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There but for the grace of Mike Valentine go I, I thought.angry pig picture

Yesterday was the first nice day we’ve had out here in The Woods in almost a week. So I took my ’03 ZRX1200 out for a run. The pork to people ratio in The Woods is relatively favorable and on a fast motorcycle, you’ve got few worries anyhow. Breaking contact is a simple matter of tucking in and letting the Keihins breath free. Bye-bye, now.

But, once out of The Woods it’s a different story.

The odds are less favorable, in both directions. The pig-to-people ratio is higher. And while it’s always possible to make a break for it, your chances of getting away with it are lower because disappearing is harder. This is critical. If you’re going to successfully leave a pig fuming, steam pumping out of its nostrils, its trotters kicking angrily at the earth, you must vanish within 90 seconds of initial contact. Leave him with – at most – a brief glimpse, not enough to work with. It was a green sport bike… not sure what make or year. Couldn’t see the rider’s face. . . .

If he gets close enough to read your plate, you’re done.bike V1 1

If he gets within 100 yards of you, you’re done.

This is hard to manage in an urban – or even suburban – environment. Not enough open space to work with; much more likely there’ll be another porker in the vicinity.

Which is why it’s better policy to avoid The Encounter altogether by keeping a low profile – and running under the radar.


I never, ever, leave my driveway without my Valentine 1 running interference. Other high-end radar detectors are good, too – but (to my knowledge) no other detector on the market has the sensitivity that the V1 has. “Apps” are great, but for me, the single most important quality a radar detector must have is the ability to smell bacon. And the V1’s electronic nostrils are simply superb.

Which brings me back to my ride.leaned over

I left the bike shop – Star City Powersports, located on the outskirts of Roanoke, Va., in case anyone reading this is local or familiar with the area – along with three other riders, also on sport bikes.  There is a magnificent sweeper of an on-ramp to I-581 from Peters Creek Road. Pure leaned over joy. All of us took the turn at Ludicrous Speed – the only way to take such a turn. It was at just that moment, mid-corner, when my V1 began to get hysterical.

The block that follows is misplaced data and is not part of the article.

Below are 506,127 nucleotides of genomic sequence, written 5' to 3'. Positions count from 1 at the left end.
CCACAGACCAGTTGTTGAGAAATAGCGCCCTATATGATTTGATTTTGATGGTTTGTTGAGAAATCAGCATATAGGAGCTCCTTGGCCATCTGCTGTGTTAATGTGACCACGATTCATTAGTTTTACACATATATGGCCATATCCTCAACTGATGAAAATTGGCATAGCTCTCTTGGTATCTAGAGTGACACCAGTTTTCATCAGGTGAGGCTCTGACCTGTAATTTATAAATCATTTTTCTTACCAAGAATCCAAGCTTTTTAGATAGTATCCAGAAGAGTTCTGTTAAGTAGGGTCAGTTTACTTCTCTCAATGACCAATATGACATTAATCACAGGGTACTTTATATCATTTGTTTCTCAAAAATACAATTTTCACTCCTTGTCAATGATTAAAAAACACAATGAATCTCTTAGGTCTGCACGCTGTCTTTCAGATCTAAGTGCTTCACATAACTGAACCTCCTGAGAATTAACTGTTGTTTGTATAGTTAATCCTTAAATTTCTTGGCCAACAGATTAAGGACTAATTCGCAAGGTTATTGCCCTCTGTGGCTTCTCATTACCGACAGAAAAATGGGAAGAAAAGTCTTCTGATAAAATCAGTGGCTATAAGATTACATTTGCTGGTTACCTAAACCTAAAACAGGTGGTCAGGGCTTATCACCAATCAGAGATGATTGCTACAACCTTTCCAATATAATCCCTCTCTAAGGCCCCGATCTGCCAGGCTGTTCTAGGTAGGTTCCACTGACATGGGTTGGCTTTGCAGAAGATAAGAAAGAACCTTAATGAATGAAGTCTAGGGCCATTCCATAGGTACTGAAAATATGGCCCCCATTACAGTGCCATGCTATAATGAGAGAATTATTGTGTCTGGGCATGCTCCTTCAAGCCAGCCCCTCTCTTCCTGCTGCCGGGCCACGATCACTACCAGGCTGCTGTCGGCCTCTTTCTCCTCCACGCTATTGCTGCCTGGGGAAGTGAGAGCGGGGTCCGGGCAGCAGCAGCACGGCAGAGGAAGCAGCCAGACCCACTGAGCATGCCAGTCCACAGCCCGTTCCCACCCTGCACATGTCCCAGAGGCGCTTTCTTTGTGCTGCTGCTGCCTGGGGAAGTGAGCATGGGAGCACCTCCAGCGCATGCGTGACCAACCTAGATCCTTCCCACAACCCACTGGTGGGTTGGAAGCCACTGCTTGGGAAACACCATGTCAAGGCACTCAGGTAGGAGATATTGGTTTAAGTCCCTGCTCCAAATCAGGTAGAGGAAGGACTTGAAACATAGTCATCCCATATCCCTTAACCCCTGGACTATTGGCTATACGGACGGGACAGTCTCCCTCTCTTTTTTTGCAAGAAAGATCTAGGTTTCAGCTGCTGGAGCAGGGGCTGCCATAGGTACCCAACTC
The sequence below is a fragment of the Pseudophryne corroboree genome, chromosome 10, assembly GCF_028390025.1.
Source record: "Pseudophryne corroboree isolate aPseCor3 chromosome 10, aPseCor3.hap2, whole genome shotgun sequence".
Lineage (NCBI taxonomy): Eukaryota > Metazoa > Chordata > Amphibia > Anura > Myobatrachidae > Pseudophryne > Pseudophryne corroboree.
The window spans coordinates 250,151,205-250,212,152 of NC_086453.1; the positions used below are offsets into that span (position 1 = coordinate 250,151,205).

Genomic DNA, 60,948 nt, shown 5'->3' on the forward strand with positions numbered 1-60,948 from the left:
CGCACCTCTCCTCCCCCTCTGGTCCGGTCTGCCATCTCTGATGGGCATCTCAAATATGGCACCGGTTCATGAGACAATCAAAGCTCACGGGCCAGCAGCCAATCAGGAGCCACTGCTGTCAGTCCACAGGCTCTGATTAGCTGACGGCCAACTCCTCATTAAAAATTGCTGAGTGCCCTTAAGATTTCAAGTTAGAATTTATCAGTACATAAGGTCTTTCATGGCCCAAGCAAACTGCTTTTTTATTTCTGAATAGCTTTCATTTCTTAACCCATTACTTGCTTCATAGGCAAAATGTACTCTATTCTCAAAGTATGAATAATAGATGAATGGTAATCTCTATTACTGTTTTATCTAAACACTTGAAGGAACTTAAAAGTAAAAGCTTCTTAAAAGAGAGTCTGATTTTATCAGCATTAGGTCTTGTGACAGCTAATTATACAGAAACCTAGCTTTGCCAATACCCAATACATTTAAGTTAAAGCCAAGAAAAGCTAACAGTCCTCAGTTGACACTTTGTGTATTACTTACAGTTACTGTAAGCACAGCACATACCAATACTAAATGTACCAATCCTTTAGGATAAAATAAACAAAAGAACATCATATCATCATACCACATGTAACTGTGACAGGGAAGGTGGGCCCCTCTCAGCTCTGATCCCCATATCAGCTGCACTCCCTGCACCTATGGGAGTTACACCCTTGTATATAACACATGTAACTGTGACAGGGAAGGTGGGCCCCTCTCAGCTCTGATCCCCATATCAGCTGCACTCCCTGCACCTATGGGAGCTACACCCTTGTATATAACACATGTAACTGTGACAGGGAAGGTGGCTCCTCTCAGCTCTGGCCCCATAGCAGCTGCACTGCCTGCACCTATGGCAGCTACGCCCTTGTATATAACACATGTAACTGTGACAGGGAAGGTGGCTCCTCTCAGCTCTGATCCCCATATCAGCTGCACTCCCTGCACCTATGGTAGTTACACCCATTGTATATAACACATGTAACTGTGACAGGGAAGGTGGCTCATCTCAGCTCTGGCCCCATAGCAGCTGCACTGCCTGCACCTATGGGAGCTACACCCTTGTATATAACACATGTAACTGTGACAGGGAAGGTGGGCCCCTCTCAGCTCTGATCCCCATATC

Ka band.

Shit!radar pig

Standing a bike up mid-corner is not a pleasant – much less safe (huge irony there) thing to do. This pig – waiting at the mouth of the on-ramp – was setting up the conditions for a nasty wreck. Bike – or car. Imagine it: You’re coming around a sharp turn – and yes, you’re “speeding” – but in control and no problems… until you’re freaked out by that cop up ahead. No time to think, you just react. And what is the usual reaction?

Jam on the brakes.

In a car this is scary. On a bike – leaned over – it can be fatal. A sudden, instinctive squeeze of the front brake and endo you go, maybe high side the bike. Or, lock up the rear – and low side. You might manage to keep it wheels up, but it’s not easy and it will definitely shake you up.pulled over

My V1 gave me just enough early warning to throttle back and scrub off enough speed before I got within the oink’s beam.

Unfortunately, the three riders ahead of me did not have V1s – or any other Pork Protectors. As became apparent when I caught up to them at the mouth of the merge. They had slowed by now – but it was already too late. The Virginia State cop who had been snuffling by the side of the road was on their ass – his blue wig wags heralding the almost certain “reckless driving” tickets he was moments away from issuing.